Runners: Why You Need an Off-Season, and How to Approach it

In the northeast, fall races tend to mark the culmination of a long training cycle.  It’s often not long before you start thinking about what’s next on your race calendar.  Maybe it’s another bucket list race, or a goal to better your time in your favorite race.  Planning your next race schedule is motivating, but don’t rush back to full force training just yet.  Taking a true off-season will only help you to be faster and more resilient to injury in the season to come. 

What is the off-season?  This is a time to take a mental and physical break from the rigors of race training and preparation.  It can be any time of the year, depending on when your chosen races are on the calendar.  And just to be clear, you can still be running in the off-season!  It’s just a time to scale back and take a break from racing or doing specific run workouts.

What can you do during this time to best prepare for another great season of racing?

Start with Some Rest

Give your body some time to rest and recover after your last big race. If it was a marathon or a middle to long distance triathlon, you definitely need a week or two to let your body heal.  You want to go into the off-season fresh and recovered from any aches and pains you may have developed.  This doesn’t mean just sit on the couch and eat potato chips.  Keep moving, but do something different and keep the intensity low.  Walking, yoga, pilates.  Get a massage or recovery session with a PT.  Foam roll and work on mobility.

Address Injuries

If you had an injury, now is the time to address the WHY, so that it doesn’t happen again next season.  Rest will make you feel better, but it won’t ensure that the injury isn’t going to come back when you start ramping up your training again.  Get evaluated by a physical therapist to figure out if there are any mobility, stability, strength or gait issues that may have led to the injury.  Work on these things in the off season for a healthier in-season!

Work on your Run Form

This is a great time to work on your run form.  A gait analysis will identify things that can make you more efficient and less prone to injury.  Gait improvements don’t happen overnight, nor should they.  It takes time and practice to make lasting changes safely.  The off-season is a great time for this!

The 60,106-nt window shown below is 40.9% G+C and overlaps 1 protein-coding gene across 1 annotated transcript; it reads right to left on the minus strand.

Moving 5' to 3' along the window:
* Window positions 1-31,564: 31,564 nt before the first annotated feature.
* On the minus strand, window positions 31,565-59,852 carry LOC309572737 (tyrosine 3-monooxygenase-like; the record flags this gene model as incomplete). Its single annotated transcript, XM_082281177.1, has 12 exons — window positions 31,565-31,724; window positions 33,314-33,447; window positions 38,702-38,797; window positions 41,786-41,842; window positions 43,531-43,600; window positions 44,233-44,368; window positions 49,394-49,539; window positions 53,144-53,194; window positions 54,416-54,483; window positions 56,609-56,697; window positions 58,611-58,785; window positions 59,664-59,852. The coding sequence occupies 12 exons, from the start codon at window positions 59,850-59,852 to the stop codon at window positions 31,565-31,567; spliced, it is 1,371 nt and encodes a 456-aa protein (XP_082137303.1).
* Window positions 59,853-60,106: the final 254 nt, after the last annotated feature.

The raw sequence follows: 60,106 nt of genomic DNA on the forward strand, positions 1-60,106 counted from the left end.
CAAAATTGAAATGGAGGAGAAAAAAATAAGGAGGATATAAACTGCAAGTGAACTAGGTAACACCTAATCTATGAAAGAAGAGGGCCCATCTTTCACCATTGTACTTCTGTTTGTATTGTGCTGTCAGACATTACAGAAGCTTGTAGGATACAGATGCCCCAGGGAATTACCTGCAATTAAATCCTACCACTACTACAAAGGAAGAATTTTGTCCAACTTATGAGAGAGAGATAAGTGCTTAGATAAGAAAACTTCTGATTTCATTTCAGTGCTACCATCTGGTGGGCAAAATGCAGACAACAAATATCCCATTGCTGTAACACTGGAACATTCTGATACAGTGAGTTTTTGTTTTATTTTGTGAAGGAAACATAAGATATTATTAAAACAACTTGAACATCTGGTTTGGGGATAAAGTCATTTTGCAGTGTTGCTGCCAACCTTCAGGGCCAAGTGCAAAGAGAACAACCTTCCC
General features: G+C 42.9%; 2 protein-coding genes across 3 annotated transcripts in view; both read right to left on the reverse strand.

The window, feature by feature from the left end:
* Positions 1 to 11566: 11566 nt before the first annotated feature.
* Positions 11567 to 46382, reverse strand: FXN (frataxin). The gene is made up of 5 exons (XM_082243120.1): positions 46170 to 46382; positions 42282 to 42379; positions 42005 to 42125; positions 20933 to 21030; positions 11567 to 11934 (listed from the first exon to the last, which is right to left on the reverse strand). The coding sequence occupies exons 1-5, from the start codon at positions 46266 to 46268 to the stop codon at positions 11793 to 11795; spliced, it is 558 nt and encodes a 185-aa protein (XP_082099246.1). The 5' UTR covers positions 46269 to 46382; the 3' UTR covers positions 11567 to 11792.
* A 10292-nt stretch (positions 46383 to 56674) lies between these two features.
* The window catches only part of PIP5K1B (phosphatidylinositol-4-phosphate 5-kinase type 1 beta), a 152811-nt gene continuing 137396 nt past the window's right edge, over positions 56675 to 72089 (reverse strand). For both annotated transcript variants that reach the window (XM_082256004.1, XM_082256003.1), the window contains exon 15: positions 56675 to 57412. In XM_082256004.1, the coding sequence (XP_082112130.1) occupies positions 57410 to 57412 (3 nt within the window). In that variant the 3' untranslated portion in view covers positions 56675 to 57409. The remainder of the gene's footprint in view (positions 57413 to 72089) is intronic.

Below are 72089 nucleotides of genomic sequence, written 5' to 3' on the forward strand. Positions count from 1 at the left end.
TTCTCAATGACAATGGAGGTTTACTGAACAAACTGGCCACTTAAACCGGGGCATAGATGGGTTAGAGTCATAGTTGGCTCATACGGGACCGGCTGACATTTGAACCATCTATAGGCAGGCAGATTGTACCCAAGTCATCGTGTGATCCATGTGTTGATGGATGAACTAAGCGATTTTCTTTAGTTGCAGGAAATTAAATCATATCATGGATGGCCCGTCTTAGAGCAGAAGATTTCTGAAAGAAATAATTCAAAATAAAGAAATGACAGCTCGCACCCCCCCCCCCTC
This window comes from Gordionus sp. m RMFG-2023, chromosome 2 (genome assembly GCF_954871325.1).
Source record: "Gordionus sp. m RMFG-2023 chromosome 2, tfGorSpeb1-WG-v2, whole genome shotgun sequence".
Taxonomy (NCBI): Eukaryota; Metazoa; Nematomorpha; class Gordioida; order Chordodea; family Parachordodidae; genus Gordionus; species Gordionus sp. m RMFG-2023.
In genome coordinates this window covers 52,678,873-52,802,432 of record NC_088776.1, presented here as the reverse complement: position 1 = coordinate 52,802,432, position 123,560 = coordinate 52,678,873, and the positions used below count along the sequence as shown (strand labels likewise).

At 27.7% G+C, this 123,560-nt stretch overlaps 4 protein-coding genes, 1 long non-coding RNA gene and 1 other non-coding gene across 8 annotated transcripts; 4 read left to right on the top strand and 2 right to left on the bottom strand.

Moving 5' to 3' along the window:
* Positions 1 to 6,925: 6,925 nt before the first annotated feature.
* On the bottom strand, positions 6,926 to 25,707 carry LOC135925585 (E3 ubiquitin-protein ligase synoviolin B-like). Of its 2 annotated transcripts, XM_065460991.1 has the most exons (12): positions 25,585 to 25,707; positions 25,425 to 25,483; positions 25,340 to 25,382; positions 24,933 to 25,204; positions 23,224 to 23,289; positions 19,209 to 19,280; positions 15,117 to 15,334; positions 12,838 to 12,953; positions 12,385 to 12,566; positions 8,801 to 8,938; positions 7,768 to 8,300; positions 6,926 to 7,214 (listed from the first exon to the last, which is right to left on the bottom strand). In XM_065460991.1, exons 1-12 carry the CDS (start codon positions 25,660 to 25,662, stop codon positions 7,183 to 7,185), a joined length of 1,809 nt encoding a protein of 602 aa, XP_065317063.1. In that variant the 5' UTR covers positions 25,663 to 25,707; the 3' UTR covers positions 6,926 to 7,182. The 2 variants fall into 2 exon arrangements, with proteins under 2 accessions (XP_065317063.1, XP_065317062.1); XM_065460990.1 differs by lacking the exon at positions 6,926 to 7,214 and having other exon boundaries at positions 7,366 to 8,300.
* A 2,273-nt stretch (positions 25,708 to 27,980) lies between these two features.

Strength Train

Runners should be strength training year-round; however, in-season and off-season strengthening looks different.  The off-season is when we should be hitting the heavier weights, with the goal of making strength gains.  You need to load your muscles to get stronger – body weight is not enough.  Think 2-3 sets of 5-7 reps at 80-85% you 1 rep max. You should strength train 2x/week.  You don’t have to worry so much about being sore for your next training run, because your off-season runs are not workouts and should be relaxed and easy.  Which brings us to the next point…

Build your Base

This is the time to focus on your aerobic base.  For any structure to hold and stand strong, it must have a strong stable foundation.  Your base training gives you that good aerobic foundation to build upon when you start your race training.  Without this solid foundation, you run the risk of plateauing, or worse, injuring yourself.

This is the period where you build an efficient aerobic system – this is the system that uses oxygen to produce energy.  It is important to establish your aerobic fitness before starting anaerobic workouts like threshold runs, hills or speed intervals.  You will be able to handle these more intense workouts better, and your heart won’t work as hard at a given pace.

These runs are not race specific workouts.  They should be conversational and feel comfortable.  Forget about pace, run for time/duration instead.  After a few weeks you will find that these “easy” runs start to get faster at the same perceived effort!

Cross Train

Running is a very repetitive sport, so it’s good for the body to do something different and move in different ways.  This can be anything you enjoy!  Cycling, yoga, Pilates, swimming, hiit classes, dance classes.  Not only does this challenge your body in a different way, but also gives you a physical and mental break from running.

How long should your off-season be?  The length of time depends on your fitness level, experience, and race goals.  Anywhere from six to twelve weeks of aerobic base training is ideal before initiating race specific training.  

The off-season is not merely a hiatus; it’s a deliberate investment in long-term performance and injury prevention.  So, embrace this intentional change in routine, address the needs of your body, and watch how it propels you towards greater achievements in the season to come! 

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